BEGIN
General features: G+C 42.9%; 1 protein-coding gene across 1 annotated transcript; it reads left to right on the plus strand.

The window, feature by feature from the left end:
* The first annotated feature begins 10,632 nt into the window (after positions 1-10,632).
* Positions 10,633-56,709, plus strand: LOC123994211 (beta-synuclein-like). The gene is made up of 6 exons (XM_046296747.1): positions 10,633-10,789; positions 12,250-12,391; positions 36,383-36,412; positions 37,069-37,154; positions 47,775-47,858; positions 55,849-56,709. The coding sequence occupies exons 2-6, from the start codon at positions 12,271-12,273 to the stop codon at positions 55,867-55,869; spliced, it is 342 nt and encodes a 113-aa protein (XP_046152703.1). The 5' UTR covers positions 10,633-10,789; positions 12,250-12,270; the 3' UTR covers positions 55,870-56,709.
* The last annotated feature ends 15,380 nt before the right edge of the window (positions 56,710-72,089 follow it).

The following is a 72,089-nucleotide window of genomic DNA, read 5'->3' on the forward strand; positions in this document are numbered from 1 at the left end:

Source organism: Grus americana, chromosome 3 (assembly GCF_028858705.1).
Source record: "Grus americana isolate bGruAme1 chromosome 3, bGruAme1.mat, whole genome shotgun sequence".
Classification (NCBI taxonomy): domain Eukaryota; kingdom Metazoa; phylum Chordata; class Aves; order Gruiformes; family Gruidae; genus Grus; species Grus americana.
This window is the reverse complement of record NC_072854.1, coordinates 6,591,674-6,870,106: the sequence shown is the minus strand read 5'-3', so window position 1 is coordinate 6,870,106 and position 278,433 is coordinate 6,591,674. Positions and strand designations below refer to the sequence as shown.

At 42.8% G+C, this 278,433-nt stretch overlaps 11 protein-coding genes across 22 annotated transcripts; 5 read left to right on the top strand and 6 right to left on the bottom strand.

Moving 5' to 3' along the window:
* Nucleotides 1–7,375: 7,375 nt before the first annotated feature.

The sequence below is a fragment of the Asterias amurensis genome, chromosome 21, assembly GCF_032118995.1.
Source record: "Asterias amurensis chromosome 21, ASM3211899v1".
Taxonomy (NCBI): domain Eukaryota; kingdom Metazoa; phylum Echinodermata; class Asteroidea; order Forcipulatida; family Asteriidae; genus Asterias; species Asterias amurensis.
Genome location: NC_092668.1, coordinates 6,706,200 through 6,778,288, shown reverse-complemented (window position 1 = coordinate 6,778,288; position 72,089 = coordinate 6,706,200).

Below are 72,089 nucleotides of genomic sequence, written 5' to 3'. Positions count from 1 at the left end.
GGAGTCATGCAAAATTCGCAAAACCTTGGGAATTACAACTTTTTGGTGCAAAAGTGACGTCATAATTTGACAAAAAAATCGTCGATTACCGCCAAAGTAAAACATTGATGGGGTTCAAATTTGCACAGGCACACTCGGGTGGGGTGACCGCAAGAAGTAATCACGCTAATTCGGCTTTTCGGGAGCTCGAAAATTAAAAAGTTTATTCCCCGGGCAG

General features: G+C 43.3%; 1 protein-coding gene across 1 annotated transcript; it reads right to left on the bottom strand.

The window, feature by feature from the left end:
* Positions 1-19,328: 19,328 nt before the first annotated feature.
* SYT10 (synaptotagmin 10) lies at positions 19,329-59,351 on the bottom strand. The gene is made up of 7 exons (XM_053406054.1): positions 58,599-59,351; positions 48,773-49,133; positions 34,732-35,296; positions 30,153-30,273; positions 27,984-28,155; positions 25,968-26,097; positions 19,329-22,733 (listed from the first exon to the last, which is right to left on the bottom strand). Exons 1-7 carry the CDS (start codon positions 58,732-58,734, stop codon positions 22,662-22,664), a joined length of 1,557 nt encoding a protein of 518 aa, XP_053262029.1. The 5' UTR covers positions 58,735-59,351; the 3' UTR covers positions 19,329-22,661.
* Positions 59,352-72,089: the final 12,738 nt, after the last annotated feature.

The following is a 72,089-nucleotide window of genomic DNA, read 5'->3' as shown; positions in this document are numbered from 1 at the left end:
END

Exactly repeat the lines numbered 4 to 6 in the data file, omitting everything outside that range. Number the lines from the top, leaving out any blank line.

* Positions 10,633-56,709, plus strand: LOC123994211 (beta-synuclein-like). The gene is made up of 6 exons (XM_046296747.1): positions 10,633-10,789; positions 12,250-12,391; positions 36,383-36,412; positions 37,069-37,154; positions 47,775-47,858; positions 55,849-56,709. The coding sequence occupies exons 2-6, from the start codon at positions 12,271-12,273 to the stop codon at positions 55,867-55,869; spliced, it is 342 nt and encodes a 113-aa protein (XP_046152703.1). The 5' UTR covers positions 10,633-10,789; positions 12,250-12,270; the 3' UTR covers positions 55,870-56,709.
* The last annotated feature ends 15,380 nt before the right edge of the window (positions 56,710-72,089 follow it).

The following is a 72,089-nucleotide window of genomic DNA, read 5'->3' on the forward strand; positions in this document are numbered from 1 at the left end: